Comprehensive immigration reform sits on the horizon as Liz Rieser-Murphy, J.D. '12, advocates for the safety and wellbeing of unaccompanied immigrant children in Harlingen, Texas – a small town in south Texas where the front line in the fight for comprehensive immigration reform has landed. The area in the Rio Grande Valley – where there is now a mounting body count and soaring number of Border Patrol apprehensions - reflects a shift in immigrant migration routes away from the well-worn paths crossing into Arizona.
Rieser-Murphy moved to Harlingen in August to join the fight.
Rieser-Murphy affirmed her interest in immigration reform at Miami Law while studying immigration law and working for the Immigration Clinic. After graduating last year, Rieser-Murphy clerked for D.C. Superior Court Judge Lynn Leibovitz, the deputy presiding judge of the D.C. Superior Court's Criminal Division.
"Immigration and criminal often intersect," Rieser-Murphy said. "I was torn about which way to go. But after spending a year in a criminal court setting, it became clear to me that immigration reform is the human rights issue of our time. I want to be a part of that process."
And so Rieser-Murphy took a Staff Attorney position with The Young Center for Immigrant Children's Rights in South Texas, a trail-blazing organization that provides guardians ad litem (child advocates) to unaccompanied immigrant children.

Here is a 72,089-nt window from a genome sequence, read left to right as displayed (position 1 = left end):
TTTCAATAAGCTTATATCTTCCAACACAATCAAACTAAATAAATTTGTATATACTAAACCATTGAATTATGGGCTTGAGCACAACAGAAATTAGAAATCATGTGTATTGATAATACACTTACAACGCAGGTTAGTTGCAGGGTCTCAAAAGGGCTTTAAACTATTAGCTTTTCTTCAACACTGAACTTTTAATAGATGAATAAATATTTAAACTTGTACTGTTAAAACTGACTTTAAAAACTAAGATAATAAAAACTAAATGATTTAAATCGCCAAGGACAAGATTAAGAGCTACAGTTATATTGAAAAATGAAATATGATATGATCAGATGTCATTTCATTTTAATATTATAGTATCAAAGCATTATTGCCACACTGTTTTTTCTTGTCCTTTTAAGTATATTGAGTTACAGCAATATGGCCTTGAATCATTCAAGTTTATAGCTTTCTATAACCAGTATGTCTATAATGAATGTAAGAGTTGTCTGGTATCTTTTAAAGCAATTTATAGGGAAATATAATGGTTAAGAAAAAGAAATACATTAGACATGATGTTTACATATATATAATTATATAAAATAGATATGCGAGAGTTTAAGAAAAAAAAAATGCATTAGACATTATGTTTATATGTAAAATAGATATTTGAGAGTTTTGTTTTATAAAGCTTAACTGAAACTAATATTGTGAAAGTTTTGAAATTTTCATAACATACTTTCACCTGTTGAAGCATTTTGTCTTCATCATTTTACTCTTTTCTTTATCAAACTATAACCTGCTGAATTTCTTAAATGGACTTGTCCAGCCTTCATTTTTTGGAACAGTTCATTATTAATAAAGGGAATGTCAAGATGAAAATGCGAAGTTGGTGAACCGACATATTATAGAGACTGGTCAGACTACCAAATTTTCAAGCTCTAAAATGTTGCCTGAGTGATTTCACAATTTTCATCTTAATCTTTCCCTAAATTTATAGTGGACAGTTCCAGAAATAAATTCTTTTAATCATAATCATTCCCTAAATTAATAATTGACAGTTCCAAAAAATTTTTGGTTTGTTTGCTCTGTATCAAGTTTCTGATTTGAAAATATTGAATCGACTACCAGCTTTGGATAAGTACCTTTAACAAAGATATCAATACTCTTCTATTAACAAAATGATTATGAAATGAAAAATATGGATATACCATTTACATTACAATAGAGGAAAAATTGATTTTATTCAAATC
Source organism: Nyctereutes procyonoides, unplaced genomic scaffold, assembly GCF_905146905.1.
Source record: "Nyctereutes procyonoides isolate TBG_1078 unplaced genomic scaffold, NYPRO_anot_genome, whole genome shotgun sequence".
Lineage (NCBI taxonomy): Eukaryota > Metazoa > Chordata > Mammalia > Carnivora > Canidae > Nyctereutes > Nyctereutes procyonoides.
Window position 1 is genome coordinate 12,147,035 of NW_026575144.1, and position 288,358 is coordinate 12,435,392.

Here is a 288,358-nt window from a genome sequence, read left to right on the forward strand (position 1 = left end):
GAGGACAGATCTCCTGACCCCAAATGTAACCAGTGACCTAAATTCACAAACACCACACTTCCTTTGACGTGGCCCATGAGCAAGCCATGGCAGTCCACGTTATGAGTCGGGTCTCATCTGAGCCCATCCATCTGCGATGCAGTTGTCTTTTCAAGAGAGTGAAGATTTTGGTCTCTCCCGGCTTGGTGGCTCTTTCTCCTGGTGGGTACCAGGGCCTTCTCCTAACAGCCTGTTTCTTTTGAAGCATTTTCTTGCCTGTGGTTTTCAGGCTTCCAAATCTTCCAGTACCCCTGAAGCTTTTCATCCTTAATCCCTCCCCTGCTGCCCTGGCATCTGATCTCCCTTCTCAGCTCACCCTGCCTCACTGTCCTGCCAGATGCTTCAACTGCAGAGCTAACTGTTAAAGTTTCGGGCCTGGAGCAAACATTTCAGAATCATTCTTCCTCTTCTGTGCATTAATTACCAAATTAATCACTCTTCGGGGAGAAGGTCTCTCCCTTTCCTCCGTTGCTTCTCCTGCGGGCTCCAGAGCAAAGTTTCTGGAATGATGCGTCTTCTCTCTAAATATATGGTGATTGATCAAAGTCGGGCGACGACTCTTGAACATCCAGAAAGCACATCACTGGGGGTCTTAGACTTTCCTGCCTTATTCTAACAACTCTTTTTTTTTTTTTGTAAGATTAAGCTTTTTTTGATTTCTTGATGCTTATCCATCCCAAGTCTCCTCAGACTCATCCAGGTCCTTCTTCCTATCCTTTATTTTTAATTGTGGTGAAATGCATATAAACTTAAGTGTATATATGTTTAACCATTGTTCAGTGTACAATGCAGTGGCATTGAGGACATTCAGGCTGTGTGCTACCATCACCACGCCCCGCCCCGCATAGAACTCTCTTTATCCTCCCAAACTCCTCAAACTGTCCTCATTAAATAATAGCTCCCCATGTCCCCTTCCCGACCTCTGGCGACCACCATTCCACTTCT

Unaccompanied immigrant children are particularly vulnerable - although civil and criminal courts routinely appoint guardians ad litem to represent the best interest of minors, and although the International Convention on the Rights of the Child was based on this U.S. "best interests" model, U.S. Immigration Courts do not recognize immigrant children as distinct from adults or consider the children's best interests when deciding whether to grant protection of order the child deported.
Rieser-Murphy also works directly with detained children, advocating for their best interests with respect to their custody, conditions of release, and their immigration proceedings. "This job is the dream job," Rieser-Murphy boasted. "I have the opportunity to carry my own caseload, negotiate with different stakeholders, and work with an amazing team of people who are all so committed to doing what's best for immigrant children. Being a lawyer is being an advocate, and I get to be an advocate every day."
She developed the skills to fulfill her job while clerking at the D.C. Superior Court and studying at Miami Law. "Clerking gave me the opportunity to not only watch attorneys practice, but also hear judge's critique attorneys' practice," she said. "Having the opportunity to research and write for a judge is priceless."
Rieser-Murphy learned how to interface with different stakeholders while at Miami Law where she served as president of the Public Interest Leadership Board. She also developed counseling, caseload management, and legal immigration skills while working as a Student Attorney at the Immigration Clinic.
"Thanks to the Miami Scholars program, I had the opportunity to travel to Medellin, Colombia to work for a human rights clinic after my first year of law school," Rieser-Murphy explained. "That experience helped me strengthen my investigative and research skills. It also gave further insight into the complex forces that lead to displacement and forced migration—insights that help me in my job now."